their first "joke." They are reacting to a sequence of events that begins with
the presence of a familiar, comforting face. Then, suddenly, the face
disappears, and you can read in the baby's expression momentary puzzlement
and alarm. When the face suddenly reappears, everything isorderly in the
baby's world again. Anxiety is banished, and the baby reacts with her very
first laugh.

At its heart, laughter is a tool to triumph over fear. As
we grow older,our senses of humor become more demanding and refined, but
that basic, hard-wired reflex remains. We need it, because life is scary.
Nature is heartless, people can be cruel, and death and suffering are
inevitable and arbitrary
. We learn to tame our terror by laughing at the absurdity of it all.



Israel has set an amazing example in embracing a production of The Producers which features heavily a musical entitled "Springtime for Hitler" and makes light of the holocaust. This might still touch tender areas for some, but for others laughing about it is probably a welcome relief from the pain.

I know for some groups, and some people it is too soon to laugh, the world is still turned upside down, they are scared or upset. But other people need it. They need to be able to express their relief or cope with their terror through laughing. And it is their right to do so in a free society. If you don't think it is funny, fine, then don't laugh, but don't take the opportunity for laughter away from someone else.

As final note I will refer you to the Bill of no Rights, (via Chez):


ARTICLE II: You do not have the right to never be offended. This country
was based upon freedom, and that means freedom for everyone-not just you! You
may leave the room, turn the channel, express a different opinion, etc., but
the world is full of dolts, and probably always will be.

2 comments:

Pat said...

I remember someone lending me "Stranger In A Strange Land," which said that we more or less laugh to avoid the pain. The person whom lent me said book is a genius. She knows who she is.

"The Aristocrats" is hilarious and I recommend it if you haven't seen it. The comedians deconstruct a joke that, when told right, can be the most outrageous thing ever said. It can involve incest, molestation, the Holocaust, racism, Jim Crow, slavery and all sorts of other taboo subjects. The joke can be so bizarre and "offensive" that people can have no choice but to laugh.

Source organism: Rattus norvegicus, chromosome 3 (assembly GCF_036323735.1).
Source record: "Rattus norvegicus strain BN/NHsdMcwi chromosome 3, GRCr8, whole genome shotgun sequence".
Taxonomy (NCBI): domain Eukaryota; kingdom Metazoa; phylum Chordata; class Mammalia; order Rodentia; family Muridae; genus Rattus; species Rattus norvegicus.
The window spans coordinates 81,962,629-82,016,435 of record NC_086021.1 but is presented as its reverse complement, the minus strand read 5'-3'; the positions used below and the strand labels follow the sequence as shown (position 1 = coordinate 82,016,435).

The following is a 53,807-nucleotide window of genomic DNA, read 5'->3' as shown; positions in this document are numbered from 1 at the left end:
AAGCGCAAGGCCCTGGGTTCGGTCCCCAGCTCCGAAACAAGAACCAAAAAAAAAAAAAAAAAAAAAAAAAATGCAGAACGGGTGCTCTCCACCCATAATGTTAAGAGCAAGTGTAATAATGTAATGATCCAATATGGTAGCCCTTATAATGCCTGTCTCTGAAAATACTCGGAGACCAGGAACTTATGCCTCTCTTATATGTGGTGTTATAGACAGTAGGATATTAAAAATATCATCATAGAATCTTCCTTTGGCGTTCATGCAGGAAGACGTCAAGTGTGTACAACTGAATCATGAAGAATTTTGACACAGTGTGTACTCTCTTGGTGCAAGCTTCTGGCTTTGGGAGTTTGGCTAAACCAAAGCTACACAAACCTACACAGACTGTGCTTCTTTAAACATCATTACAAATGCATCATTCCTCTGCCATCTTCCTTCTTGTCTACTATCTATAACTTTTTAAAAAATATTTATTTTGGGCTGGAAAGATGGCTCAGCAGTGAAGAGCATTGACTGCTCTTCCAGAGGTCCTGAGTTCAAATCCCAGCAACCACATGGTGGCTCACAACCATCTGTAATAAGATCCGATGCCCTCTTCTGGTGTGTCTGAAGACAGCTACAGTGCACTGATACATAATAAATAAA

And then I found five dollars.

Pyrrho said...

I missed The Aristocrats when it came to our local art theatre, but I see it's coming out on DVD, looks great.

I think nothing is off limits... an old example that says it all is "Why are there no jokes about the Jonestown massacre?" "b/c the punch line is too long"... of course maybe that's dates, mass suicides being so common now...

otoh, while I don't get offended by humor, that means I have to find it funny, and "it's just a joke" means little to me... my belief is when you navigate difficult waters humor-wise you are on your own them you come crashed upon the rocks... no one owes you the benefit of the doubt just as you don't owe them carefull avoidance of their sensitivities.

And I really hate that excuse as a way of pretending you don't think the way the humor might convey... if you tell me a racist joke I can in fact think you're racist, tell me I misunderstood the joke, or tell me the comedy in it and I'll listen, but say, "it's just a joke" and um, I already knew that.

interesting post shinobi... and when in doubt, joke about it.